Alec Baldwin’s Role as a Producer Ruled Not Relevant to ‘Rust’ Trial


A judge in New Mexico ruled on Monday that Alec Baldwin’s role as a producer of the film “Rust” was not relevant to his upcoming trial for involuntary manslaughter in the fatal shooting of its cinematographer in 2021, dealing a setback to the prosecution.

Judge Mary Marlowe Sommer of the First Judicial District in New Mexico ruled that prosecutors could not argue that Mr. Baldwin’s role as a member of the film’s production team — he was one of its producers in addition to being its leading man — had made him more culpable for the death of the film’s cinematographer, Halyna Hutchins.

It was a blow to the prosecution, which had sought to make Mr. Baldwin’s role as a producer part of their case. “As the producer he has the power to control safety on set, and there was a tremendous lack of safety on this set,” one of the prosecutors, Erlinda O. Johnson, argued in court earlier on Monday.

Mr. Baldwin’s defense has disputed that, saying that as a member of the production team he was involved in creative matters, but that others had authority over hiring and budgets.

The judge ruled that the prosecution could not present evidence about Mr. Baldwin’s position as one of the film’s producers.

“I’m having real difficulty with the state’s position that they want to show that, as a producer, he didn’t follow guidelines and therefore, as an actor, Mr. Baldwin did all of these things wrong resulting in the death of Ms. Hutchins because as a producer he allowed these things to happen,” Judge Marlowe Sommer said.

Stephen D. Aarons, a veteran defense lawyer in New Mexico, said that Mr. Baldwin’s role as a producer could still have a bearing in some of the upcoming civil cases stemming from the fatal shooting, but not in the criminal one.

“Baldwin was wearing his actor’s hat when the gun discharged, and only in that role may the jury decide any criminal liability,” he said.

Mr. Baldwin appeared in the Santa Fe courthouse for the pretrial motions wearing a suit with a gray striped tie and glasses with thick dark frames. He seemed to pay close attention to the proceedings, taking notes and leaning over to speak with a lawyer.

Mr. Baldwin was indicted by a grand jury for his role in the fatal shooting of Ms. Hutchins, who was killed on Oct. 21, 2021, when a gun he was rehearsing with on the set discharged a live bullet. He has pleaded not guilty, saying he was told the gun did not contain live ammunition. He has also said he did not pull the trigger before the bullet fired, which prosecutors dispute.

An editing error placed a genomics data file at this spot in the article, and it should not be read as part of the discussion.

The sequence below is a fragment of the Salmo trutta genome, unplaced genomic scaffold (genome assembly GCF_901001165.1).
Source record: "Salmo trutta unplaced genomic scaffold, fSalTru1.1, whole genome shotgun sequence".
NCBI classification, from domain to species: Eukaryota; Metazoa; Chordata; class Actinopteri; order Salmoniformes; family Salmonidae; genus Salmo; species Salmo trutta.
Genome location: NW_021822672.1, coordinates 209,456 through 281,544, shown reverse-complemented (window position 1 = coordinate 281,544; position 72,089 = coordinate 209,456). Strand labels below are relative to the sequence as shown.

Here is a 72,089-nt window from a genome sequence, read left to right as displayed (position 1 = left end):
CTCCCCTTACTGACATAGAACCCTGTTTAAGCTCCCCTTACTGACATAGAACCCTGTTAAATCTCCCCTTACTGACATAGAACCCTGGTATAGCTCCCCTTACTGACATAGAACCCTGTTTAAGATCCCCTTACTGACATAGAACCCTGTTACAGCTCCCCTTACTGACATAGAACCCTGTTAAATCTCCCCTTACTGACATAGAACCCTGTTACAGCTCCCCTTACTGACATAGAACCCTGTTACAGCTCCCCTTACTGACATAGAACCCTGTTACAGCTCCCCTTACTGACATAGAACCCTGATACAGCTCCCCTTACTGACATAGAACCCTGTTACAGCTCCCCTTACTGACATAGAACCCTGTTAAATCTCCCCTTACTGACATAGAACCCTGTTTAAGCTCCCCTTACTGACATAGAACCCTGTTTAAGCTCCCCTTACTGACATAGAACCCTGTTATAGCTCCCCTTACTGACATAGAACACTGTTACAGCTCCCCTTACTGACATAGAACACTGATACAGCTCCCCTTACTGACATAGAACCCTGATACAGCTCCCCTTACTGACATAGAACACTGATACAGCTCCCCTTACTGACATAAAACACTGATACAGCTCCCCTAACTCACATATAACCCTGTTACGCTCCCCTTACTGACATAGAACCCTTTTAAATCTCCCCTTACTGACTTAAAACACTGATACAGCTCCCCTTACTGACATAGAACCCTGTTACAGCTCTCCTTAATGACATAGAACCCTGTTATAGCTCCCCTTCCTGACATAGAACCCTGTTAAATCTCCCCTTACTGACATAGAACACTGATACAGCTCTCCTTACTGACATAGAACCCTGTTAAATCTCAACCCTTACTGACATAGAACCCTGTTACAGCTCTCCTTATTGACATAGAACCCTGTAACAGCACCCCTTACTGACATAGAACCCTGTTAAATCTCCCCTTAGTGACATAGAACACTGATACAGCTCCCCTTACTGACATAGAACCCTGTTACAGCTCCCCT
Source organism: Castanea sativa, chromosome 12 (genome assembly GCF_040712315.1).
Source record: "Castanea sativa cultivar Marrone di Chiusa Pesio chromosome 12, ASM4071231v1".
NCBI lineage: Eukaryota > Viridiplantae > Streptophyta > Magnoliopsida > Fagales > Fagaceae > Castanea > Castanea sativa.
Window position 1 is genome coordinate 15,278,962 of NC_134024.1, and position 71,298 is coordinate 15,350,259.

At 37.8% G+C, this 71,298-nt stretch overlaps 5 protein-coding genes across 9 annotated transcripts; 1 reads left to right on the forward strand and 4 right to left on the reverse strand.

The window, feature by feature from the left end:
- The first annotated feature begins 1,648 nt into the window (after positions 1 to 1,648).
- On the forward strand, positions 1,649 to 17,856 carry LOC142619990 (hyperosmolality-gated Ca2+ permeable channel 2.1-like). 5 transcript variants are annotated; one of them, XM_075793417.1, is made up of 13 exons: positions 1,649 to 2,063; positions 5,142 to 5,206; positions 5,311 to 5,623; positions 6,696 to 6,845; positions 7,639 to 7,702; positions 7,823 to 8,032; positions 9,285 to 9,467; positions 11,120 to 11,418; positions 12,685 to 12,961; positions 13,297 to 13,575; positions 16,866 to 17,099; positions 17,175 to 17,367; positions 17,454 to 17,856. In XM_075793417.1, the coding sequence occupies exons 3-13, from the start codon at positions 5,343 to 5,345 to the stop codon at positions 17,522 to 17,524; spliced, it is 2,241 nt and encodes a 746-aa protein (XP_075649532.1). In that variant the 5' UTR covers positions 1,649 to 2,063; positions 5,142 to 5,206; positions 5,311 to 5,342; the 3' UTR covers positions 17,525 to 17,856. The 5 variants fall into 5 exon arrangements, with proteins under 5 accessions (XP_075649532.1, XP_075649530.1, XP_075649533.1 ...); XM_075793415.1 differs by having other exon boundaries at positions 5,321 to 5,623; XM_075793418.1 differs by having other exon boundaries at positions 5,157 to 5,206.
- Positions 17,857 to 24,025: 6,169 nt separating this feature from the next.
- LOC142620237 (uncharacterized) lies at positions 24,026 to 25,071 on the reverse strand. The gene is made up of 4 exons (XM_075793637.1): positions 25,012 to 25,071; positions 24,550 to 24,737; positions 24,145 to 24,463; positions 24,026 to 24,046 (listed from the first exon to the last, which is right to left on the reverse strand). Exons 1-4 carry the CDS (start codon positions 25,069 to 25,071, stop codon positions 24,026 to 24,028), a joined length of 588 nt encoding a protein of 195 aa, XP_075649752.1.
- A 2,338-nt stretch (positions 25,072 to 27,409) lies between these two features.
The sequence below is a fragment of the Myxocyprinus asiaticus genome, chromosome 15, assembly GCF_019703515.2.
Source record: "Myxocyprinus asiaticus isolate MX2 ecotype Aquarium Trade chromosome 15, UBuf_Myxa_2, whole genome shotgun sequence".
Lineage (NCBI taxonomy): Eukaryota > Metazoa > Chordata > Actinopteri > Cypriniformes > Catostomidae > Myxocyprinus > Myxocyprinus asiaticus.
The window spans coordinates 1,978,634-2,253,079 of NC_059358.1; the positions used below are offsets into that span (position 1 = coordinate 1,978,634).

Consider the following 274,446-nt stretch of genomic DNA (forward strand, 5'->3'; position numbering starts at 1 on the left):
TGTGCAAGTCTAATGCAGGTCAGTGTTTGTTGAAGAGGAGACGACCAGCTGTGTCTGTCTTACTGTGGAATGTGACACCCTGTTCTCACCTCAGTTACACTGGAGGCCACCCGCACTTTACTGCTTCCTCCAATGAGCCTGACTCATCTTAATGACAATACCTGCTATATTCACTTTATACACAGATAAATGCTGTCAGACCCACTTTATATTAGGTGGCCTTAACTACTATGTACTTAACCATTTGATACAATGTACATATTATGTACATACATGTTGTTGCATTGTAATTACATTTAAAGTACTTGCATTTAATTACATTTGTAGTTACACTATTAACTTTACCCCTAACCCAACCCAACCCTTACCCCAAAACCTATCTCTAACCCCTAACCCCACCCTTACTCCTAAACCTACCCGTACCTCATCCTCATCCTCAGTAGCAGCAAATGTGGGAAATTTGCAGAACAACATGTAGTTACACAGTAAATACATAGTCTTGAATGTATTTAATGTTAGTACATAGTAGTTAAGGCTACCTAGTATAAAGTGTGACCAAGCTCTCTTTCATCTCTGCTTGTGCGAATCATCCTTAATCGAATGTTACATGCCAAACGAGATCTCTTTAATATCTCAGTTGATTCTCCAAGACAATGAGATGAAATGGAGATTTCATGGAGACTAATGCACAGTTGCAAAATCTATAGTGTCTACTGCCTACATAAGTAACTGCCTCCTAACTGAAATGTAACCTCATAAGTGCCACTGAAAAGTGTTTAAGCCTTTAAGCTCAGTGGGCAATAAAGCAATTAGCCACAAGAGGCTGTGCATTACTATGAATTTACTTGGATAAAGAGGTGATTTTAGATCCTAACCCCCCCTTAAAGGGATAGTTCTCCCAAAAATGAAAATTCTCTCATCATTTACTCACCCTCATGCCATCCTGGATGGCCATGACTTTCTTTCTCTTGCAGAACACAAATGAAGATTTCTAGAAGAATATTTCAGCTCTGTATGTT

Judge Marlowe Sommer also placed limits on which video evidence could be shown to the jury.

She ruled that jurors could be shown videos that prosecutors believe bolsters their argument that Mr. Baldwin was reckless while handling guns on set. Prosecutors have said that footage shows the actor with his finger on the trigger when it was not required and using his gun as a pointer to direct crew members.

But the judge said the jury could not be shown videos unrelated to Mr. Baldwin handling weapons; prosecutors had sought to admit a video in which he exhorts the crew to work faster.

“Everything else regarding him yelling at the crew or telling people to hurry up — none of that is relevant,” Judge Marlowe Sommer ordered.

The decision was a partial victory for the defense, which has argued that some of the videos the prosecution intended to introduce were aimed at smearing Mr. Baldwin’s character rather than laying out evidence for his conduct on the day of the fatal shooting.

“Mr. Baldwin swore on set — he cussed — and therefore, what, he committed homicide?” Luke Nikas, a lawyer for Mr. Baldwin, said at Monday’s hearing. “Mr. Baldwin’s not a murder on the 21st because he swore on the 16th.”

Jury selection is scheduled for Tuesday, with opening arguments very likely to start on Wednesday.



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